Children's understanding of social rules and social status

Nobes, Gavin ORCID: and Pawson, Chris (2003) Children's understanding of social rules and social status. Merrill-Palmer Quarterly, 49 (1). pp. 77-99. ISSN 1535-0266

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Children's understanding of social rules and authority was investigated by asking 4-9 year-olds (N = 129) about stories in which the status (adult or child) of rule inventors, transgressors, and changers was varied. The rules were conventions invented by adults and by children, cultural conventions, and morals. Judgments of transgressions and, in particular, alterations, were influenced by status as well as domain: Children considered transgressions and alterations by children less permissible than by adults, and adult-invented conventions less alterable than child-invented conventions. Alterations of adults' rules by children were thought almost as illegitimate as alterations of morals. Other influences on judgments included children's age, story content, and whether a convention was cultural or newly invented. These findings suggest an explanation of Piaget's findings that differs from his own.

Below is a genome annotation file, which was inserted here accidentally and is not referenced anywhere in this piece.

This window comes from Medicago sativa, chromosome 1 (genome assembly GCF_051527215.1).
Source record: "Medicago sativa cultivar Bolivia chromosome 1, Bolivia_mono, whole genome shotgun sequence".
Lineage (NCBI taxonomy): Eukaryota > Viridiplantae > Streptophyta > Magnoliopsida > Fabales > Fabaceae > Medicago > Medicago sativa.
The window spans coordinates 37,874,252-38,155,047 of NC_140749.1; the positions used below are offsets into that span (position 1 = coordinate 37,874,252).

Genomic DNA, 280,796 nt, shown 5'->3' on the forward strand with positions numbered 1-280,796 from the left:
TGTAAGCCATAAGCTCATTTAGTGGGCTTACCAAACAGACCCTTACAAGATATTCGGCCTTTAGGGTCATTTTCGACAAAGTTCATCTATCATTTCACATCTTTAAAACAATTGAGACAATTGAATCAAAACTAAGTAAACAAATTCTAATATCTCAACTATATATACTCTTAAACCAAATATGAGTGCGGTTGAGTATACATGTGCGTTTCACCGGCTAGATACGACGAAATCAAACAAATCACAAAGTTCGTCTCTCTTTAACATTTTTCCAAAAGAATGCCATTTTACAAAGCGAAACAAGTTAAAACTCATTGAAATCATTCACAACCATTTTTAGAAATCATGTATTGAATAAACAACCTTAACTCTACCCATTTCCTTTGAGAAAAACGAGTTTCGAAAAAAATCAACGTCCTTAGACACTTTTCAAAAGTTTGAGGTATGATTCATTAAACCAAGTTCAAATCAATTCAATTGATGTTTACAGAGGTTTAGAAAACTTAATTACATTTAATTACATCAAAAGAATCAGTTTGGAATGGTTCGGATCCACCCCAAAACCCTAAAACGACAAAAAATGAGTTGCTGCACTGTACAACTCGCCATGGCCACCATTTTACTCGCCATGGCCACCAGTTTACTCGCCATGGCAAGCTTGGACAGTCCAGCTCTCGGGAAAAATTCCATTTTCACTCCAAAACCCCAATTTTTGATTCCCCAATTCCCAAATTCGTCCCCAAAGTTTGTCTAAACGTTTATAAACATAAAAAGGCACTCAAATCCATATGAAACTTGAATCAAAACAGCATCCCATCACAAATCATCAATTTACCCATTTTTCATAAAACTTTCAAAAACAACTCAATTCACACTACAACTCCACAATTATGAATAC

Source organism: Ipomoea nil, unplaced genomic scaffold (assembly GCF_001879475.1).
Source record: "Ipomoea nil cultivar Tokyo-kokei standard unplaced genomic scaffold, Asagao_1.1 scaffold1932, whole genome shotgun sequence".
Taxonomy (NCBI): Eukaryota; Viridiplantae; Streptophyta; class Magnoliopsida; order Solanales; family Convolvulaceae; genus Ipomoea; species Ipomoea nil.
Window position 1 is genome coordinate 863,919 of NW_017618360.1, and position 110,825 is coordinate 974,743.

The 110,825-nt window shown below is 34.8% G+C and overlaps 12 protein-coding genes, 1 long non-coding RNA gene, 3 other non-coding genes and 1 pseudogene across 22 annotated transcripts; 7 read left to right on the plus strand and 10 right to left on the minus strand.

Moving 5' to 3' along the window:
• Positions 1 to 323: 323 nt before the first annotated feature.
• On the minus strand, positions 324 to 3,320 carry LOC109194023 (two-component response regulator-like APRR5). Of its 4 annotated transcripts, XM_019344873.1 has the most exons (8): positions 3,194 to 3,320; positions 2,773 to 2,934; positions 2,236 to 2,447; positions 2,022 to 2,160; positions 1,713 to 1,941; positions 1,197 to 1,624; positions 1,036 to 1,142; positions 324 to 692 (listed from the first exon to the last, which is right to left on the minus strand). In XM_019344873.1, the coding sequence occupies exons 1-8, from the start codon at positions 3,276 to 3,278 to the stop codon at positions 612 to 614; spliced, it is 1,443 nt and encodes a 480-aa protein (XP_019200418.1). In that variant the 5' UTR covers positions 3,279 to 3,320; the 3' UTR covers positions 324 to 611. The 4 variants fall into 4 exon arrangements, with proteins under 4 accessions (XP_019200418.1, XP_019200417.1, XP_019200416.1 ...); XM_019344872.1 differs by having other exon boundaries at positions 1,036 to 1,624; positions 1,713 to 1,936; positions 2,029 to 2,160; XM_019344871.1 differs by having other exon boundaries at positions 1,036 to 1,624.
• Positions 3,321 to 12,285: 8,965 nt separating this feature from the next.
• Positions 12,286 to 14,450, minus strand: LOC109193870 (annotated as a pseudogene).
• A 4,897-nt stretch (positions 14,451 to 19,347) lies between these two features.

Item Type: Article
Faculty \ School: Faculty of Social Sciences > School of Social Work and Psychology (former - to 2012)
Faculty of Social Sciences > School of Psychology
UEA Research Groups: Faculty of Arts and Humanities > Research Groups > UEA Experimental Philosophy Group
Depositing User: Pure Connector
Date Deposited: 29 Oct 2015 12:00
Last Modified: 19 Jun 2023 10:30
DOI: 10.1353/mpq.2003.0005

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